Why Equal Pay = BBC Headache


If you’ve felt under pressure at work recently, spare a thought for the BBC’s HR Department.  They are currently in an equal pay storm.  Forced to publish the salaries of their top earners, serious questions are being asked.

BBC salaries make the news

Breakfast News announced that top salaries were being published.  Dan Walker joked about the “fun day ahead”.   Dan Walker earns up to £249,000 per annum.  His co-host, Louise Minchin was not on the list.

The published facts have caused much comment. Highest paid employee, Chris Evans, earns more than four times as much as Claudia Winkleman, the highest paid female.  No one with a black, Asian and minority ethic (BAME) background appears in the top 20 earners.  Two thirds of those on the published list are white males.

From the comfort of my sofa, it’s hard to see why male and female presenters of the same shows have different salaries.  There may be some justification.  Equally, some serious questions have to be asked.  This list only looked at those earning over £150,000.  Is this just the tip of the iceberg?


Will your company be making headlines?

If you have 250 workers or more, from 5th April 2018 you will need to publish your own gender pay reports.   Workers will include contractors and some self-employed people.

You will need to publish the following:

  • average gender pay gap as a mean average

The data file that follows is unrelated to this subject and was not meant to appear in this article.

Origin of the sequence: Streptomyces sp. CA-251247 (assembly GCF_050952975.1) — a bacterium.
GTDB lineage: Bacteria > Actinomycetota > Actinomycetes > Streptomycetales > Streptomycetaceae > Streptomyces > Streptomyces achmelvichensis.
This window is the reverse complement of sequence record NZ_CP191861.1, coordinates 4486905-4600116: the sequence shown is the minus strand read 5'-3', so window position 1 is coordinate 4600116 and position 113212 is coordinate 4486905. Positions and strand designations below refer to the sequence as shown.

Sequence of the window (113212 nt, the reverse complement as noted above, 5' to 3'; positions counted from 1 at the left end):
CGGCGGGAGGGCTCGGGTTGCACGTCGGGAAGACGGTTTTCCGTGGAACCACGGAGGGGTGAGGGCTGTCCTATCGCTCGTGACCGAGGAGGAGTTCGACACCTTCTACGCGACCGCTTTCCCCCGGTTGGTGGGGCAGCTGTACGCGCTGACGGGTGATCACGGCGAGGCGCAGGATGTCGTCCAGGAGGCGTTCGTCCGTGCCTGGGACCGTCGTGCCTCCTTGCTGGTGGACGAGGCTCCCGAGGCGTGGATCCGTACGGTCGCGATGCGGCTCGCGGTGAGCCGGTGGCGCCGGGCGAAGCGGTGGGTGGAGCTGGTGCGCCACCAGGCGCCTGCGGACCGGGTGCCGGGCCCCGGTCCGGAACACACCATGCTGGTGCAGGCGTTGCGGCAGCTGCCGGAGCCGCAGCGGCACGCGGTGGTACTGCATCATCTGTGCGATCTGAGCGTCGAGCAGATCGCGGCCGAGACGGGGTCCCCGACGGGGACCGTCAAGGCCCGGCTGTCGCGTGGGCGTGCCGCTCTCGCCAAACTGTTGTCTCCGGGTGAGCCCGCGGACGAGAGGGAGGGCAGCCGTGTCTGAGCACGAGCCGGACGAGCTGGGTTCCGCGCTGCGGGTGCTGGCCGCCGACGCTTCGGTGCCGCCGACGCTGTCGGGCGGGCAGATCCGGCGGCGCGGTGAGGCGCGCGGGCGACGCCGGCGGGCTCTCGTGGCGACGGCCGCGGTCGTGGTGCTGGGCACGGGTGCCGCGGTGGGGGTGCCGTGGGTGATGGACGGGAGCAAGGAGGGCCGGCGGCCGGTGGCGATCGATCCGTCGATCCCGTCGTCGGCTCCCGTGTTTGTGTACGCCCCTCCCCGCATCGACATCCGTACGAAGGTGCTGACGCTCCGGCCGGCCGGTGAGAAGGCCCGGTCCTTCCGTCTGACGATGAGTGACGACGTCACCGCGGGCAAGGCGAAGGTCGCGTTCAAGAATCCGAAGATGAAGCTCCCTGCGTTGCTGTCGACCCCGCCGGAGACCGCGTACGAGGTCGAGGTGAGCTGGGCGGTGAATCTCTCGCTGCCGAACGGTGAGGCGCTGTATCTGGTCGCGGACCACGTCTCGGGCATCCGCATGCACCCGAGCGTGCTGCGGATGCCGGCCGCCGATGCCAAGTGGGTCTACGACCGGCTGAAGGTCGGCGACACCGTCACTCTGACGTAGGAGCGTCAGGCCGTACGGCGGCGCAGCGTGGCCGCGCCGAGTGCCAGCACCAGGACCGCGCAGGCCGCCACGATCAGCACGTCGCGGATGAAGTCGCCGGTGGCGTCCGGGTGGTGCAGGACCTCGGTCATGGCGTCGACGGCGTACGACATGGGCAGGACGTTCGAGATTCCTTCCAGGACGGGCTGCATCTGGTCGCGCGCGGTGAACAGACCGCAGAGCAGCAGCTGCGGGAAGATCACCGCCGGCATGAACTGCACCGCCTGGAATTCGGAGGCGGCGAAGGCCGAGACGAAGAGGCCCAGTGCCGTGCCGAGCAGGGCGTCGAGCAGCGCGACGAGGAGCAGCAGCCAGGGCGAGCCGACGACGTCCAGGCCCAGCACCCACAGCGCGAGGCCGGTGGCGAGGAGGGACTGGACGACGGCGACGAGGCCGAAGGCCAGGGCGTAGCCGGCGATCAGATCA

• average gender pay gap as a median average
  • average bonus gender pay gap as a mean average
  • average bonus gender pay gap as a median average
  • proportion of males receiving a bonus payment and proportion of females receiving a bonus payment
  • proportion of males and females when divided into four groups ordered from lowest to highest pay.

Expect further headlines next year!



Not Paying Equal Pay = Discrimination

Failing to pay equal pay is a form of discrimination.  There is no upper limit on the award in a discrimination claim.

A person cannot be discriminated against on the basis of sex, race, age, sexuality, disability, marriage or civil partnership, pregnancy or maternity leave, religion or beliefs or gender reassignment.  These are known as the ‘protected characteristics’.

To pursue an equal pay claim, the worker needs a comparator with a different protected characteristic.


Equal Pay for Work of Equal Value

If you have several staff doing the same job, at the same level, they should receive equal pay.  That’s straightforward.  However, the law goes further.  For an equal pay claim to succeed, the work does not have to be identical.  It has to be of equal value.

In October 2016, a Tribunal found that supermarket workers at ASDA could proceed with a claim that their work was of equal value to those that worked in ASDA’s warehouses.  The supermarket workers are mainly women.  The warehouse workers are mainly men.

If this case is lost at a Tribunal, ASDA may face claims for back pay and benefits for up to 6 years.


Equal pay is rightly not going away.  Take a close look now at the salaries you pay your staff.  Are you paying equal pay for work of equal value?  While you are at it, are you paying salaries competitive to the market?  If you don’t pay your talent fairly, someone else will.

Think how much upset the BBC could have saved if they had only looked ahead.  Save yourself your own HR headache by reviewing salaries now.  If you need any support, please contact me.

Categories Discrimination, Minimum wage